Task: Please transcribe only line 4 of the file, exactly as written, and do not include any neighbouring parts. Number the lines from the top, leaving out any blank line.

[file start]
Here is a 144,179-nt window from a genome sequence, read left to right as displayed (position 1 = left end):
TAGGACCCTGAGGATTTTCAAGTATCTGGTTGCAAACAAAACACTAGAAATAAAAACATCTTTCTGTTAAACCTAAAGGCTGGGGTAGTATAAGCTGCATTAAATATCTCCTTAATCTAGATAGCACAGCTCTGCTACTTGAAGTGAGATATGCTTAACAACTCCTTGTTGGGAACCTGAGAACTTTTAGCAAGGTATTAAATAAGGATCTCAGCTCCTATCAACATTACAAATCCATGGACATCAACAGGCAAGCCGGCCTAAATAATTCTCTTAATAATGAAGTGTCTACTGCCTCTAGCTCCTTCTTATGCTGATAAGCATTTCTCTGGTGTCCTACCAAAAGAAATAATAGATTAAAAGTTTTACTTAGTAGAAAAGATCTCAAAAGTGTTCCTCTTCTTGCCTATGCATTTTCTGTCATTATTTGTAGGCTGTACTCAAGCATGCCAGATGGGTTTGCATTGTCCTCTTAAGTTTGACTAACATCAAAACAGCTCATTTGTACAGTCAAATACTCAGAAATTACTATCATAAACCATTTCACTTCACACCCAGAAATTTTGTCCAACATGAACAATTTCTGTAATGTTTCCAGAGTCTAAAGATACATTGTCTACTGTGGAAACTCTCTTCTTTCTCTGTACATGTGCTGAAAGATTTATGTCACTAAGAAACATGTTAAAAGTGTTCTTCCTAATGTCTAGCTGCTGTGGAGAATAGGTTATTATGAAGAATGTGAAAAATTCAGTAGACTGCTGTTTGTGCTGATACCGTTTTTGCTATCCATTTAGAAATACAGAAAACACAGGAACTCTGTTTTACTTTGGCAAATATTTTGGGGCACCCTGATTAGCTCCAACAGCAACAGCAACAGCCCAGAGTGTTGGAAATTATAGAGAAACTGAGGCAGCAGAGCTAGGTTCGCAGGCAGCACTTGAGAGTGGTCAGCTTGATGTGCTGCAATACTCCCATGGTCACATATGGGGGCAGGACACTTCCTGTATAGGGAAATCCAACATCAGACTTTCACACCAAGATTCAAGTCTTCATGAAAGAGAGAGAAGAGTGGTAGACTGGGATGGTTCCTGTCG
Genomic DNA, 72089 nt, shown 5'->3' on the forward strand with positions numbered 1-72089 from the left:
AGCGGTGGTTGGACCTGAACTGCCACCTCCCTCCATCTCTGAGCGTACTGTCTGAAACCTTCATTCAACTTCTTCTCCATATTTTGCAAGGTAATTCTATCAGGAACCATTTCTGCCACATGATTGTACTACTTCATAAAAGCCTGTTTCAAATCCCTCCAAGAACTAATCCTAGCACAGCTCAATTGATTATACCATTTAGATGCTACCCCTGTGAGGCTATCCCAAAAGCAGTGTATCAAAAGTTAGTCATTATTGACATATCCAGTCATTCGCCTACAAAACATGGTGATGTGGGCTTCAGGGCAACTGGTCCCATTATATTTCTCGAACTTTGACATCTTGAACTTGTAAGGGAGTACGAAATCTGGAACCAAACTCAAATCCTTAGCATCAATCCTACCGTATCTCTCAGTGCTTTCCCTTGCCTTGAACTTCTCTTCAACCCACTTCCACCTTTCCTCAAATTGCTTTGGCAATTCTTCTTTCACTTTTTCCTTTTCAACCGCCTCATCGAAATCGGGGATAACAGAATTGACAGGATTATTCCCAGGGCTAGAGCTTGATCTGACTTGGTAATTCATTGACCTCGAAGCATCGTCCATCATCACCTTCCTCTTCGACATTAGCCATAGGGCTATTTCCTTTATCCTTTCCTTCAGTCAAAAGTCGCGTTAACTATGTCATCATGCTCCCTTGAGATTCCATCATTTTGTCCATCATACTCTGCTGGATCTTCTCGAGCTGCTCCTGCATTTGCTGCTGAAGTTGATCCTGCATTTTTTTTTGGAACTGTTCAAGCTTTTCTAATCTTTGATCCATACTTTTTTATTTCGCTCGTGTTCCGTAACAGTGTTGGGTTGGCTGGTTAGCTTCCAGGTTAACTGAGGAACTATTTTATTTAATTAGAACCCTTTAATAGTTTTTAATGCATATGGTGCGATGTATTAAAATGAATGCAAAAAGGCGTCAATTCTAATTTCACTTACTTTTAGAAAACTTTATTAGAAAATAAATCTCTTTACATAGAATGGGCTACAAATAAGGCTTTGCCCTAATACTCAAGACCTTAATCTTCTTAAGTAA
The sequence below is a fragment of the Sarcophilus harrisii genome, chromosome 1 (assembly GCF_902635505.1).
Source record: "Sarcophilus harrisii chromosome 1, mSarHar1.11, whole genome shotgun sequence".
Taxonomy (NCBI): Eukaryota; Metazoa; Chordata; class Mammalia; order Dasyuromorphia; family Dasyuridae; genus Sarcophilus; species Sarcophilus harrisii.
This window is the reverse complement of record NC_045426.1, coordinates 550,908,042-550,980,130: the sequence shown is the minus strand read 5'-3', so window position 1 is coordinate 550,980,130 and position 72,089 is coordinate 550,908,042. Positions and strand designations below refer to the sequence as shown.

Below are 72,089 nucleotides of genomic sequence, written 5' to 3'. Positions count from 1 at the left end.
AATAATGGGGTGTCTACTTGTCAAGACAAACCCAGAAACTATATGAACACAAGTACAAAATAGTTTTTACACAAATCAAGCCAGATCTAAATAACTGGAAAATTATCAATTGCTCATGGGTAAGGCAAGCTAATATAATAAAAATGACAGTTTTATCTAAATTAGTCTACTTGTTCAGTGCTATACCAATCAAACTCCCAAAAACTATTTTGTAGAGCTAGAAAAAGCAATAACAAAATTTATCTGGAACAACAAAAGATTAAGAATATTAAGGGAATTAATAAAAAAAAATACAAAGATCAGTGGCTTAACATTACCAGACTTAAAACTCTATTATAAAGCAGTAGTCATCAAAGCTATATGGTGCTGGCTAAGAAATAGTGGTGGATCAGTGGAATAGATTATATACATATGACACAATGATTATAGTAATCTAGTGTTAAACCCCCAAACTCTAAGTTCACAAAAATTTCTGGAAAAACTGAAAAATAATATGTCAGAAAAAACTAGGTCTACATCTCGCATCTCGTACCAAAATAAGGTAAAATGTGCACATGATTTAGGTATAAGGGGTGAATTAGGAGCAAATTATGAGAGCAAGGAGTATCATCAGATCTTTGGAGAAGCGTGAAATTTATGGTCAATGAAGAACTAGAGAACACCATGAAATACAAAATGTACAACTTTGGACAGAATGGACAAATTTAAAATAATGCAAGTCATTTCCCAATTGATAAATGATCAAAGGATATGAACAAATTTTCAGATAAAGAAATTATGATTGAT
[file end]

AGCGGTGGTTGGACCTGAACTGCCACCTCCCTCCATCTCTGAGCGTACTGTCTGAAACCTTCATTCAACTTCTTCTCCATATTTTGCAAGGTAATTCTATCAGGAACCATTTCTGCCACATGATTGTACTACTTCATAAAAGCCTGTTTCAAATCCCTCCAAGAACTAATCCTAGCACAGCTCAATTGATTATACCATTTAGATGCTACCCCTGTGAGGCTATCCCAAAAGCAGTGTATCAAAAGTTAGTCATTATTGACATATCCAGTCATTCGCCTACAAAACATGGTGATGTGGGCTTCAGGGCAACTGGTCCCATTATATTTCTCGAACTTTGACATCTTGAACTTGTAAGGGAGTACGAAATCTGGAACCAAACTCAAATCCTTAGCATCAATCCTACCGTATCTCTCAGTGCTTTCCCTTGCCTTGAACTTCTCTTCAACCCACTTCCACCTTTCCTCAAATTGCTTTGGCAATTCTTCTTTCACTTTTTCCTTTTCAACCGCCTCATCGAAATCGGGGATAACAGAATTGACAGGATTATTCCCAGGGCTAGAGCTTGATCTGACTTGGTAATTCATTGACCTCGAAGCATCGTCCATCATCACCTTCCTCTTCGACATTAGCCATAGGGCTATTTCCTTTATCCTTTCCTTCAGTCAAAAGTCGCGTTAACTATGTCATCATGCTCCCTTGAGATTCCATCATTTTGTCCATCATACTCTGCTGGATCTTCTCGAGCTGCTCCTGCATTTGCTGCTGAAGTTGATCCTGCATTTTTTTTTGGAACTGTTCAAGCTTTTCTAATCTTTGATCCATACTTTTTTATTTCGCTCGTGTTCCGTAACAGTGTTGGGTTGGCTGGTTAGCTTCCAGGTTAACTGAGGAACTATTTTATTTAATTAGAACCCTTTAATAGTTTTTAATGCATATGGTGCGATGTATTAAAATGAATGCAAAAAGGCGTCAATTCTAATTTCACTTACTTTTAGAAAACTTTATTAGAAAATAAATCTCTTTACATAGAATGGGCTACAAATAAGGCTTTGCCCTAATACTCAAGACCTTAATCTTCTTAAGTAA